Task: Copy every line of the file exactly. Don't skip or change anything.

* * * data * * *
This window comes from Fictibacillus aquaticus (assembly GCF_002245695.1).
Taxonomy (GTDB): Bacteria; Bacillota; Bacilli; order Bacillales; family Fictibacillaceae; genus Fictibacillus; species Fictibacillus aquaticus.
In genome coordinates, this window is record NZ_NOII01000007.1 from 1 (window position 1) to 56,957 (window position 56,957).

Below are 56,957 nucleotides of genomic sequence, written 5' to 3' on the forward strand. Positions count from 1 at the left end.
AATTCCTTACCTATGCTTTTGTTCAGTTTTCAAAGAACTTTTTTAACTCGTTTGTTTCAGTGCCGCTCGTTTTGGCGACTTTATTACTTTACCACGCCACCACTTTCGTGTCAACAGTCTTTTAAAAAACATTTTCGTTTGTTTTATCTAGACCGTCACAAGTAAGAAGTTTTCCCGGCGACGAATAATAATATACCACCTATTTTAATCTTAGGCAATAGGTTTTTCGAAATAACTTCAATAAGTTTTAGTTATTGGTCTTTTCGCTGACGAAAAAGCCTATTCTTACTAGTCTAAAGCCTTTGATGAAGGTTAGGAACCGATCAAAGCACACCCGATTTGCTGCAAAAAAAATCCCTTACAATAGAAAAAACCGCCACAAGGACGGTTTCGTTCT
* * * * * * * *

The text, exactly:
This window comes from Fictibacillus aquaticus (assembly GCF_002245695.1).
Taxonomy (GTDB): Bacteria; Bacillota; Bacilli; order Bacillales; family Fictibacillaceae; genus Fictibacillus; species Fictibacillus aquaticus.
In genome coordinates, this window is record NZ_NOII01000007.1 from 1 (window position 1) to 56,957 (window position 56,957).

Below are 56,957 nucleotides of genomic sequence, written 5' to 3' on the forward strand. Positions count from 1 at the left end.
AATTCCTTACCTATGCTTTTGTTCAGTTTTCAAAGAACTTTTTTAACTCGTTTGTTTCAGTGCCGCTCGTTTTGGCGACTTTATTACTTTACCACGCCACCACTTTCGTGTCAACAGTCTTTTAAAAAACATTTTCGTTTGTTTTATCTAGACCGTCACAAGTAAGAAGTTTTCCCGGCGACGAATAATAATATACCACCTATTTTAATCTTAGGCAATAGGTTTTTCGAAATAACTTCAATAAGTTTTAGTTATTGGTCTTTTCGCTGACGAAAAAGCCTATTCTTACTAGTCTAAAGCCTTTGATGAAGGTTAGGAACCGATCAAAGCACACCCGATTTGCTGCAAAAAAAATCCCTTACAATAGAAAAAACCGCCACAAGGACGGTTTCGTTCT